Not just great. Exceptional.
You know someone who fits this description. It's someone you admire. He or she has a seemingly magical ability to drive a vision and make things happen.
If you'd like to become one of these people, I've got good news for you. You can greatly improve your performance by getting really good at a single leadership competency. That's right. Just focus on one thing and you will leap over most of your peers.
I can't tell you which one of the 16 competencies you should work on. But there is a workshop where you can find out.
I interviewed Joanne Gordon, the VP of HR at Tintri and formerly of Thermo, Affymetrix and Ebay. She explained to me the research behind this idea and how one goes about identifying and developing one profound strength to become an exceptional leader.
Listen to Joanne Gordon on Life Science Marketing Radio:
I was fascinated by this. (And I love the simplicity of it.) How can a focus on one leadership competency make such a big difference? There are a couple of reasons. When you focus on one, you probably get a little better at a few related competencies. The other reason is the Halo Effect. When someone is perceived as being exceptionally good at one thing, we assume that they are very good at many things.
While we understand logically that we all have weaknesses, we follow those that have proved to be very successful in one area. And then you can image that success breeds more success. Who wants some of that? I do.
There are cases where focusing on a weakness makes sense. If someone has a "fatal flaw", that needs to be remedied. This is a weakness that will prevent a person from being successful in their position, regardless of whatever other skills they possess.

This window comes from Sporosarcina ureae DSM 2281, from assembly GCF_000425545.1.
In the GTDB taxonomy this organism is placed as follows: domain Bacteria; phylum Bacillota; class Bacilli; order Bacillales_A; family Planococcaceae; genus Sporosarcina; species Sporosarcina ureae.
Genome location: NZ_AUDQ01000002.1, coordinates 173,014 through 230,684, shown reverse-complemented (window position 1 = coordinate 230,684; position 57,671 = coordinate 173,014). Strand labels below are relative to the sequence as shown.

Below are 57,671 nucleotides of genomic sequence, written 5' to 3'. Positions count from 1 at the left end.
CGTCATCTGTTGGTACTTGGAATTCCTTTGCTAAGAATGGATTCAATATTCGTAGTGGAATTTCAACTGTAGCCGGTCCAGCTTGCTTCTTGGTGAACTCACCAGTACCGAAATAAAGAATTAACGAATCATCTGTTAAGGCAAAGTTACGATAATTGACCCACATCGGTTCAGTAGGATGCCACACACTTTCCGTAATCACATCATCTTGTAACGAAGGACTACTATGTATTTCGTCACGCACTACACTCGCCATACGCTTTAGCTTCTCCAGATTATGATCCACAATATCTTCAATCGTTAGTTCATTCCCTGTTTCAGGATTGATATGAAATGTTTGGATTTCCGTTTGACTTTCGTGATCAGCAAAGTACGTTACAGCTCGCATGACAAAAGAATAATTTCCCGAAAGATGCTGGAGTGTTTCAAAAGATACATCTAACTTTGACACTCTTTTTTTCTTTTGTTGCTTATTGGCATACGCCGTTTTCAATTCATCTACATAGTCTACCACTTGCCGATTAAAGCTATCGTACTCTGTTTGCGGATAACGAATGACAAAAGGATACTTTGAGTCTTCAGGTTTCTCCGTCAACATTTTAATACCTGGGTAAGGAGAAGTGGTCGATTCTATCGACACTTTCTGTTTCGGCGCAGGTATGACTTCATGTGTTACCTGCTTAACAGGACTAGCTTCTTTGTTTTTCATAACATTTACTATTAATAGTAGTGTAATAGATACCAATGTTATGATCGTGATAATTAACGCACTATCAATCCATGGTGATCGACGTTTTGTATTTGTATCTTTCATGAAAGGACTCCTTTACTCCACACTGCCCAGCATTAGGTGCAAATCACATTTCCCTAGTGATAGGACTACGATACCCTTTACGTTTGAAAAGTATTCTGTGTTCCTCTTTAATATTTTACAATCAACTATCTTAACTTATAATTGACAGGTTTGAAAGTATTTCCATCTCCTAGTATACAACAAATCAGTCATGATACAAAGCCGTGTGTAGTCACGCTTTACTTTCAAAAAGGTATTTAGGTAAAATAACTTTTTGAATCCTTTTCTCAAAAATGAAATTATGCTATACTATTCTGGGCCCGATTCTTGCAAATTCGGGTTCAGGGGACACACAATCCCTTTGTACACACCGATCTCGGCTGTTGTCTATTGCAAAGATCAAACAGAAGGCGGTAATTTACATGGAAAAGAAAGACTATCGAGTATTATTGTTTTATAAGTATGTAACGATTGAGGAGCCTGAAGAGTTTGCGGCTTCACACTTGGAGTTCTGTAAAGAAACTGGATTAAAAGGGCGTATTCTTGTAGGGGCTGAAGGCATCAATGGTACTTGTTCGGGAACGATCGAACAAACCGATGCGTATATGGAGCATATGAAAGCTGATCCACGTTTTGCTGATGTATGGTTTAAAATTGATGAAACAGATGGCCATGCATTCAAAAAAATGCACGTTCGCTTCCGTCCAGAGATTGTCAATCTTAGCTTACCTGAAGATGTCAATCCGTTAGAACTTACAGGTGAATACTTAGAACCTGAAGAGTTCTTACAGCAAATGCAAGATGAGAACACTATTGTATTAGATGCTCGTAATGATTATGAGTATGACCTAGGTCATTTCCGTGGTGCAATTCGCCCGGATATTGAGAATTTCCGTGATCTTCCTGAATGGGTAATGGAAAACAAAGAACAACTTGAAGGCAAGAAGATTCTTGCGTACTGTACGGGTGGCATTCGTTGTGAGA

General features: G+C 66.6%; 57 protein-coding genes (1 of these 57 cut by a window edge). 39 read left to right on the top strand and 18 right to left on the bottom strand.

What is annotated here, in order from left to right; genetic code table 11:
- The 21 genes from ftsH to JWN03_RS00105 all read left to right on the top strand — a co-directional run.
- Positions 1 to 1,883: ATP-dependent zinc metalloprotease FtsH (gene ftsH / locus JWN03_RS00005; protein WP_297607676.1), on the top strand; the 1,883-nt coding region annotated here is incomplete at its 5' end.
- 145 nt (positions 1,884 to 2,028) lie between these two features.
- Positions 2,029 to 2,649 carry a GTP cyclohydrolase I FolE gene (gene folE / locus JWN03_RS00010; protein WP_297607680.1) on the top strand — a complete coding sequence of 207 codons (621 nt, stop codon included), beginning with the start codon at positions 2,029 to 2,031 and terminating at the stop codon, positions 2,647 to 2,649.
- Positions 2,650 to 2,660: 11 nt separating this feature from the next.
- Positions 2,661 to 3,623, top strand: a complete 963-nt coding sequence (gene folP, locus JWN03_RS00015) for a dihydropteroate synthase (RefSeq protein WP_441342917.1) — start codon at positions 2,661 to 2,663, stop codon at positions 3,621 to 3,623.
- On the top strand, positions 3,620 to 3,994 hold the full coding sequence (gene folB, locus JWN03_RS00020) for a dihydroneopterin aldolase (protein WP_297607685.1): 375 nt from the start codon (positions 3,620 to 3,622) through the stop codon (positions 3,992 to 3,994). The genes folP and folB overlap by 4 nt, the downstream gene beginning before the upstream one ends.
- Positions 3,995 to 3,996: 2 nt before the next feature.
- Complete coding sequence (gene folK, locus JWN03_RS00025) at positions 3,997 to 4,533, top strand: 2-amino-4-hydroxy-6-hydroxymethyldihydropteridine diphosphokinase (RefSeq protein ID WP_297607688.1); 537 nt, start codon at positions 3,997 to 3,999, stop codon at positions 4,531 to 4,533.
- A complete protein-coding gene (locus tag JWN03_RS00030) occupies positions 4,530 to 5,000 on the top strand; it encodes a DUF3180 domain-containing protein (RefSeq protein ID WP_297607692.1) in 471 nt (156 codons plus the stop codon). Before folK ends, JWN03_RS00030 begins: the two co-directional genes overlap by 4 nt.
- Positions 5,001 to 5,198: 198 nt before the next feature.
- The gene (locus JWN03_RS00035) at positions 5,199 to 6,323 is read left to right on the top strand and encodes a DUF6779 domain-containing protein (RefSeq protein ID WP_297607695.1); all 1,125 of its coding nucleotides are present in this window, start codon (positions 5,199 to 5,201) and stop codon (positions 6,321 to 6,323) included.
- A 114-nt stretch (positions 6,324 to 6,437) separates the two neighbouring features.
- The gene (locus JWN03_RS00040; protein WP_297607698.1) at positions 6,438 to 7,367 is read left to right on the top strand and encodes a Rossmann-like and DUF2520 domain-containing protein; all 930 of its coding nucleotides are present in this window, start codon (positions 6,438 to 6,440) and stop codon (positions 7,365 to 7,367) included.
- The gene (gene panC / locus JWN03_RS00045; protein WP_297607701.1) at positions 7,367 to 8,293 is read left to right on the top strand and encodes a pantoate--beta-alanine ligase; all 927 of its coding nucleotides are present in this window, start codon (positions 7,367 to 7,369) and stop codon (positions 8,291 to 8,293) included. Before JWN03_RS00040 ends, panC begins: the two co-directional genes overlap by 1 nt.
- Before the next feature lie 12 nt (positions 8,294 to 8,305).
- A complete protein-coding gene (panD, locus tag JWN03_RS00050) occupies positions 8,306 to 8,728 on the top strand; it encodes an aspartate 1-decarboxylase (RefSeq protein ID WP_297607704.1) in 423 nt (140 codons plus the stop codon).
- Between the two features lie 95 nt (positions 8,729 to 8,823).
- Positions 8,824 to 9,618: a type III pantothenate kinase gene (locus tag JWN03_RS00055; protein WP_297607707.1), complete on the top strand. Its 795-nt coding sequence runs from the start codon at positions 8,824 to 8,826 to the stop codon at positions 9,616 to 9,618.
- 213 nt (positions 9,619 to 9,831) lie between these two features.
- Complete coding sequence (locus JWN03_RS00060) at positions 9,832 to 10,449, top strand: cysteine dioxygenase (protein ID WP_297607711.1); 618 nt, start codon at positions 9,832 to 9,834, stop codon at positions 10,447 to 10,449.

There are 16 leadership competencies that Zanger Folkman have identified as making a difference among exceptional leaders. Think of these leadership competencies as falling into five categories like the poles of a tent you would see at a fancy outdoor wedding reception.
The center pole is integrity. That is the most important. Hard to argue with that. Without integrity, your tent will fill up with rainwater, sag in the middle and eventually dump all over your guests. Not what you had in mind.
The other four tent poles fall into groups around personal capability/expertise, results/initiative, interpersonal skills, and leading change.
Cross training. For any strength that you would focus on, there are a few other "competency companions". When you get better at these, it tends to elevate the one you need to get better at. Joanne gave an example of a leader who was 'very, very knowledgeable in her area of expertise, but, for some reason, wasn't seen that way."
We worked on that competency companion to her technical skills, which is communicating profoundly. As she became a better communicator, voila, she was also seen as more technically knowledgeable because she was able to communicate it now. They could see that technical knowledge because she had learned how to better communicate it.
Leaders who develop a single profound strength can move their performance from the 34th to the 67th percentile. How do you keep moving up? One competency at a time. Some leaders may choose to work on two skills, but typically Zenger Folkman (the workshop provider) recommends a sequential approach.
I recommend you get started now.